1-Day Intensive: When to Show, When to Tell Zoom Seminar, Tuesday, March 28th, 2023
Tuesday, March 28th, 2023
Class will meet on 3/28 via Zoom, 7:00 PM - 9:00 PM EST
Open to All writers!
Any questions about this class? Use the Chat Button (lower left) to talk with us.
Taught by Blaise Allysen Kearsley, a Black-biracial writer and teacher based in Brooklyn. Her writing has appeared in Catapult, Longreads, the Boston Globe, Electric Literature's The Nervous Breakdown, Elle, Midnight Breakfast, The Weeklings, and in the anthologies Mortified: Real Words. Real People. Real Pathetic, Nonwhite and Woman, and Cringe: Teenage Diaries, Journals, Notes, Letters, Poems, And Abandoned Rock Operas. Blaise is a contributing editor at Vestal Review, the oldest flash fiction journal on the planet.
You've heard the age-old axiom, "show, don't tell." Less a mantra than a pointed maxim, "show, don't tell" is an important writer's reminder that works for crucial moments in a story.
But what about balancing showing and telling? How do we know when to do what? At any given moment in our storytelling, will a scene best serve our story? A lengthy description?
When do we drop info and backstory and move along, keeping pace and ensuring the reader sticks with us?
This intensive seminar will explore these questions and more.
- Understand the difference between "showing" and "telling" in creative writing.
- Learn techniques for balancing showing and telling in a story.
- Learn how to effectively use "showing" and "telling" to improve pacing.
- Discover new techniques for incorporating background information without slowing down the story.
- Understand how to use "showing" and "telling" to enhance the reader's experience.
- Build skills in recognizing when to use "showing" or "telling" in different scenes and moments in a story.
- Enhance your ability to write effective, engaging and immersive stories.
"I love the readings we do, and especially that they so often feature writers of color. The written feedback from you is always so helpful and in-depth. The prompts helped me to develop a lot of content. I always look forward to workshop nights -- it's a safe space to share."
"I felt so often in college that I was writing against these very confident men who were forthcoming about the problems within my work and style. Working in your group has been restorative and has allowed me to trust myself without fear of being torn apart."
"Working with Blaise has made me a more confident writer. She's helped me to see my writing as a larger work, and creates a safe, inclusive, encouraging space to share and connect with other writers."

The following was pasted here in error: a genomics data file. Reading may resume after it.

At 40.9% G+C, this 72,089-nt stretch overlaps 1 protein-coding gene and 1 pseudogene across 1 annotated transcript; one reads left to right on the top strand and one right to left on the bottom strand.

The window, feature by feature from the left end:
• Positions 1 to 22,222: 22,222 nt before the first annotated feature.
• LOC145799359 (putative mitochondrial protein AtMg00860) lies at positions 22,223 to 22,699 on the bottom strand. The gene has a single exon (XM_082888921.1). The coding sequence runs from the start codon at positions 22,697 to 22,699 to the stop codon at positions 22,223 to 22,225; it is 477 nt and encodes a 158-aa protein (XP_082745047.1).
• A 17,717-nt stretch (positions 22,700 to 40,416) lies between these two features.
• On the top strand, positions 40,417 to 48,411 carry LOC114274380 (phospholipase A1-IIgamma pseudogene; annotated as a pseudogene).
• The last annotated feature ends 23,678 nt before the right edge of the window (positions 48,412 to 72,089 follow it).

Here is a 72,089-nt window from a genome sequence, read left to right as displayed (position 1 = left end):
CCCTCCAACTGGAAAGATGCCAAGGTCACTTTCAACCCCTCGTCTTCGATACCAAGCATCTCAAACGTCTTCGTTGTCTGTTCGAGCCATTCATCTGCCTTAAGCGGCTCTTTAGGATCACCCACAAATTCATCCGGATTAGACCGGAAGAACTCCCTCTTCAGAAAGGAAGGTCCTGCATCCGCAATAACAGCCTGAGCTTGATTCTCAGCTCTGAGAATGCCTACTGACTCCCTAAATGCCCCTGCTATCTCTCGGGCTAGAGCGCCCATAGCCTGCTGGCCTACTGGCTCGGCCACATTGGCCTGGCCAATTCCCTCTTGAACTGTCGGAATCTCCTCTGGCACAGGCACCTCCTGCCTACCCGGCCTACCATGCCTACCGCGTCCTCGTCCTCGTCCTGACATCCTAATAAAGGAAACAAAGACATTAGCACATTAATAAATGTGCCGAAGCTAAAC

"Blaise is such a skilled reader and editor, and her notes are always valuable. She offers wonderful perspectives, and assembles groups of writers with keen perspectives of their own."
"I really loved the class. You treat every question with such a genuine desire to give the best possible answer and it made me happy every time. I admire that you focus on building people up. For someone like me, that means the world."
"During quarantine I had to show up for myself and others who counted on me, even when I felt like all I wanted to do was hide under my couch. Being part of this creative group of writers saved me."
ONLINE COURSE STRUCTURE:
This class meets via Zoom. Come prepared for an engaging class with live interaction on Zoom!
Instructor: Blaise Allysen Kearsley
Tuesday, March 28th, 2023
Course is fully ONLINE.
Instructor Blaise Allysen Kearsley is a Black-biracial writer and teacher based in Brooklyn. She comes from a long line of teachers, builders, visual artists, and writers. Her writing has appeared in Longreads, the Boston Globe, Electric Literature's The Nervous Breakdown, Elle, Midnight Breakfast, The Weeklings, and in the anthologies Mortified: Real Words. Real People. Real Pathetic. (Simon Spotlight Entertainment) and Cringe: Teenage Diaries, Journals, Notes, Letters, Poems, And Abandoned Rock Operas (Crown Archetype). She has essays forthcoming in Catapult and the anthology Nonwhite and Woman in February 2022. She is the creator/producer/host of the How I Learned storytelling series and has performed at The Moth, Literary Death Match, Risk, and The Liar Show. Blaise is a contributing editor at Vestal Review, the oldest flash fiction journal on the planet. Learn more about Blaise here.